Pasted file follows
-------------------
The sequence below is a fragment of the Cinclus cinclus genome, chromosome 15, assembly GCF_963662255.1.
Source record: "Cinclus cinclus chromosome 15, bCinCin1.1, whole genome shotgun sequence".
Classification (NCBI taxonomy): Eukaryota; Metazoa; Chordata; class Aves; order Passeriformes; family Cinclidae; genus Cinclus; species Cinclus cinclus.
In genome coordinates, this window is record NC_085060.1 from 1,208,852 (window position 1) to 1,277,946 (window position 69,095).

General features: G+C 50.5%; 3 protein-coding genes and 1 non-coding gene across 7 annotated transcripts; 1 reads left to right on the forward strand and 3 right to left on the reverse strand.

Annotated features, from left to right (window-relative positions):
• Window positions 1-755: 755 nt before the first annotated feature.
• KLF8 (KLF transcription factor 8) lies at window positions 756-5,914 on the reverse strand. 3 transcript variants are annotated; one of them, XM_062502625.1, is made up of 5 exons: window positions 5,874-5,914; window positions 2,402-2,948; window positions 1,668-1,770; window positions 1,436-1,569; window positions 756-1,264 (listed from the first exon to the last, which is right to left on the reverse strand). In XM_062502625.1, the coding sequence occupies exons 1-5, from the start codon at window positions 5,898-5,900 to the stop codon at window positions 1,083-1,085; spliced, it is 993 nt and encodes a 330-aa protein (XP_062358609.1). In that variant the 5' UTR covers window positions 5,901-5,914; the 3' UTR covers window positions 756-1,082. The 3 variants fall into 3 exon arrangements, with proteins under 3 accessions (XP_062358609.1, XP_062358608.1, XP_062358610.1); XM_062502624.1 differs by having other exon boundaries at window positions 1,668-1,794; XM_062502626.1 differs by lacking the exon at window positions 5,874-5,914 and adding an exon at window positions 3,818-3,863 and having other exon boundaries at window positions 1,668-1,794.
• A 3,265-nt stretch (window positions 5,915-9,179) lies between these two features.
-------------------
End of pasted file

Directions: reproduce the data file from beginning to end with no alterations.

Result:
The sequence below is a fragment of the Cinclus cinclus genome, chromosome 15, assembly GCF_963662255.1.
Source record: "Cinclus cinclus chromosome 15, bCinCin1.1, whole genome shotgun sequence".
Classification (NCBI taxonomy): Eukaryota; Metazoa; Chordata; class Aves; order Passeriformes; family Cinclidae; genus Cinclus; species Cinclus cinclus.
In genome coordinates, this window is record NC_085060.1 from 1,208,852 (window position 1) to 1,277,946 (window position 69,095).

General features: G+C 50.5%; 3 protein-coding genes and 1 non-coding gene across 7 annotated transcripts; 1 reads left to right on the forward strand and 3 right to left on the reverse strand.

Annotated features, from left to right (window-relative positions):
• Window positions 1-755: 755 nt before the first annotated feature.
• KLF8 (KLF transcription factor 8) lies at window positions 756-5,914 on the reverse strand. 3 transcript variants are annotated; one of them, XM_062502625.1, is made up of 5 exons: window positions 5,874-5,914; window positions 2,402-2,948; window positions 1,668-1,770; window positions 1,436-1,569; window positions 756-1,264 (listed from the first exon to the last, which is right to left on the reverse strand). In XM_062502625.1, the coding sequence occupies exons 1-5, from the start codon at window positions 5,898-5,900 to the stop codon at window positions 1,083-1,085; spliced, it is 993 nt and encodes a 330-aa protein (XP_062358609.1). In that variant the 5' UTR covers window positions 5,901-5,914; the 3' UTR covers window positions 756-1,082. The 3 variants fall into 3 exon arrangements, with proteins under 3 accessions (XP_062358609.1, XP_062358608.1, XP_062358610.1); XM_062502624.1 differs by having other exon boundaries at window positions 1,668-1,794; XM_062502626.1 differs by lacking the exon at window positions 5,874-5,914 and adding an exon at window positions 3,818-3,863 and having other exon boundaries at window positions 1,668-1,794.
• A 3,265-nt stretch (window positions 5,915-9,179) lies between these two features.